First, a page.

Dyck turned to go, and as he did so a thought came to him.
"If you hadn't food and drink for us, what have you for yourself, Christopher?" he asked. "Have you food to eat?"
"Ah, well--well, do ye think I'm no provider? There was no food cooked was what I was thinking; but come and let me show you."
He took the cover off a jar standing in a corner. "Here's good flour, and there's water, and there's manny a wild shrub and plant on the hillside to make soup, and what more does a man want? With the scone cooked and inside ye, don't ye feel as well as though ye'd had a pound of beef or a rasher of bacon? Sure, ye do. I know where there's clumps of wild radishes, and with a little salt they're good--the best. God bless ye!"
A few moments later, as he stood in his doorway and looked along the road, he saw two figures, the girl's head hardly higher than the man's shoulder. They walked as if they had much to get and were ready for it.
"Well, I dunno," he said to himself. "I dunno about you, Dyck Calhoun. You're wild, and ye have too manny mad friends, but you'll come all right in the end; and that pretty girl--God save her!--she'll come with a smile into your arms by and by, dear lad. But ye have far to go and much to do before that."
His head fell, his eyes stared out into the shining distance.
"I see for ye manny and manny a stroke of bad luck, and manny a wrong thing said of ye, and she not believing wan of them. But oh, my God, but oh!"--his clenched hands went to his eyes. "I wouldn't like to travel the path that's before ye--no!"
Down the long road the two young people travelled, gossiping much, both of them touched by something sad and mysterious, neither knowing why; both of them happy, too, for somehow they had come nearer together than years of ordinary life might have made possible. They thought of the old man and his hut, and then broke away into talk of their own countryside, of the war with France, of the growing rebellious spirit in Ireland, of riots in Dublin town, of trouble at Limerick, Cork, and Sligo.
At the gate of the mansion where Sheila was visiting, Dyck put into her hands the wild flowers he had picked as they passed, and said:
"Well, it's been a great day. I've never had a greater. Let's meet again, and soon! I'm almost every day upon the hill with my gun, and it'd be worth a lot to see you very soon."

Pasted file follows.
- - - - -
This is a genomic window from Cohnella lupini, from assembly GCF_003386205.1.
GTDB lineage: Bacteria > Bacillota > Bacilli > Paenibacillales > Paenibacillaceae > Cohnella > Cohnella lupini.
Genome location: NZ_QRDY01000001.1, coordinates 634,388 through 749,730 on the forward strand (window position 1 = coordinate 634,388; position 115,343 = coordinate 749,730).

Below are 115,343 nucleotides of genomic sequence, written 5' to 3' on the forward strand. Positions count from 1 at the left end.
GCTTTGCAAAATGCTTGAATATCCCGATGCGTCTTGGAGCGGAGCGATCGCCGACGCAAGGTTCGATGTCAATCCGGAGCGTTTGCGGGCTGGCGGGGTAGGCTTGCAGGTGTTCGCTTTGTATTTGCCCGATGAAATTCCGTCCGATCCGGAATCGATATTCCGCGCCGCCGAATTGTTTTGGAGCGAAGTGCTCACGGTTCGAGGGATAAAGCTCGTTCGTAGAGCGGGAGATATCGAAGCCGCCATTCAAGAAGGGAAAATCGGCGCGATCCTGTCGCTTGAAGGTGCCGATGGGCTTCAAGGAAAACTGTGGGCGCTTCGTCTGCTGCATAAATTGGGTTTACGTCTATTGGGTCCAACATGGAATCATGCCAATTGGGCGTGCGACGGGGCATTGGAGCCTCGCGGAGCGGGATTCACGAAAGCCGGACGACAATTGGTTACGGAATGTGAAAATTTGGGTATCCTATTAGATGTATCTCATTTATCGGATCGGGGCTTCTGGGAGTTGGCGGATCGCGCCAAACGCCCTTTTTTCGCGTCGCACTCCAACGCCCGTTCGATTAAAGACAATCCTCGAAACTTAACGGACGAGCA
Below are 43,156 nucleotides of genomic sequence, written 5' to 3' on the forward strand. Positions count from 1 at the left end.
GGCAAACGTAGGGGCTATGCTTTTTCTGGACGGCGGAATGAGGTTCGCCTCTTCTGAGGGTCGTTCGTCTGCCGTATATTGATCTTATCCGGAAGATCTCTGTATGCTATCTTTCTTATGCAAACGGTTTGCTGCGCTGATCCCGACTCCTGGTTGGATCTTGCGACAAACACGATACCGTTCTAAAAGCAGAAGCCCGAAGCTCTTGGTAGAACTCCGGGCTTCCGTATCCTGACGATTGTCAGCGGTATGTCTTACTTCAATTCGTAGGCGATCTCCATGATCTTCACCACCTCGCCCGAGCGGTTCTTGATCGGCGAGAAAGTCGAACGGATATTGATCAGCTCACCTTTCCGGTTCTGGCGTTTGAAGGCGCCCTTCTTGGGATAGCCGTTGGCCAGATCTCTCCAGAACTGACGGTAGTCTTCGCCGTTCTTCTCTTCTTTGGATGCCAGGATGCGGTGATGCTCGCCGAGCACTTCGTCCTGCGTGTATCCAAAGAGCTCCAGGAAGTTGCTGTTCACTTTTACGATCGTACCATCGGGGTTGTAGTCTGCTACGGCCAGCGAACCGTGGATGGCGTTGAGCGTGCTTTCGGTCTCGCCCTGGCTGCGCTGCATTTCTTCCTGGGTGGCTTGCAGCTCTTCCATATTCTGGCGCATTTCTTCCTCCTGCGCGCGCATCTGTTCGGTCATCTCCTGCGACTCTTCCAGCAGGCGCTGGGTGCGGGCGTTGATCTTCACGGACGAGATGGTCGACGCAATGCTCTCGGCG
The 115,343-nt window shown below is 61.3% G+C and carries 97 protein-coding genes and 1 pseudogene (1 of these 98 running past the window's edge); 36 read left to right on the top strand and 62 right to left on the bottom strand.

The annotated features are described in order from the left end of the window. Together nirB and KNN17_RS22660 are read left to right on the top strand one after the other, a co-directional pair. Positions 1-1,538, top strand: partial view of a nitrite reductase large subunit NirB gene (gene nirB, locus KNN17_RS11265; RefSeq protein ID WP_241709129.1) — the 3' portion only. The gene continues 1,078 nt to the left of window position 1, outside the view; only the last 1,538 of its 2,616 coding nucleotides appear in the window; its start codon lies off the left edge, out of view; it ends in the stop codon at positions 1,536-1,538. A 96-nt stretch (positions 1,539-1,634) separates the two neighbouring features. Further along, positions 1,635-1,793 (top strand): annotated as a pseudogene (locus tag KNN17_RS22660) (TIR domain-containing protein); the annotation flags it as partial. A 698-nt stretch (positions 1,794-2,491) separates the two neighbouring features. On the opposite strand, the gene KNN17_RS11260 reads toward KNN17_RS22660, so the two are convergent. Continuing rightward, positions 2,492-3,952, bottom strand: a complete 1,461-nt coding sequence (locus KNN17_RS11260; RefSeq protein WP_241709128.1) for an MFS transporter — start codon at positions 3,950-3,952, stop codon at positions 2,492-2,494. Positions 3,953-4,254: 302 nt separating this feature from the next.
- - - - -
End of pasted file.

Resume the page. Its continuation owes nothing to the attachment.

"Oh, you'll be forgetting me by to-morrow," the girl said with a little wistfulness at her lips, for she had a feeling they would not meet on the morrow. Suddenly she picked from the bunch of wild flowers he had given her a little sprig of heather.
"Well, if we don't meet--wear that," she said, and, laughing over her shoulder, turned and ran into the grounds of Loyland Towers.
THE COMING OF A MESSENGER
When Dyck entered the library of Playmore, the first words he heard were these:
"Howe has downed the French at Brest. He's smashed the French fleet and dealt a sharp blow to the revolution. Hurrah!"
The words were used by Miles Calhoun, Dyck's father, as a greeting to him on his return from the day's sport.
Now, if there was a man in Ireland who had a narrow view and kept his toes pointed to the front, it was Miles Calhoun. His people had lived in Connemara for hundreds of years; and he himself had only one passion in life, which was the Protestant passion of prejudice. He had ever been a follower of Burke--a passionate follower, one who believed the French Revolution was a crime against humanity, a danger to the future of civilization.
He had resisted more vigorously than most men the progress of revolutionary sentiments in Ireland. He was aware that his son had far less rigid opinions than himself; that he even defended Wolfe Tone and Thomas Emmet against abuse and damnation. That was why he had delight in slapping his son in the face, whenever possible, with the hot pennant of victory for British power.
He was a man of irascible temperament and stern views, given to fits of exasperation. He was small of stature, with a round face, eyes that suddenly went red with feeling, and with none of the handsomeness of his son, who resembled his mother's family.
The mother herself had been a beautiful and remarkable woman. Dyck was, in a sense, a reproduction of her in body and mind, for a more cheerful and impetuous person never made a household happier or more imperfect than she made hers.
Her beauty and continual cheerfulness had always been the joy of Dyck's life, and because his mother had married his father--she was a woman of sense, with all her lightsome ways--he tried to regard his father with profound respect. Since his wife's death, however, Miles Calhoun had deteriorated; he had become unreasonable.
As the elder Calhoun made his announcement about the battle of Brest and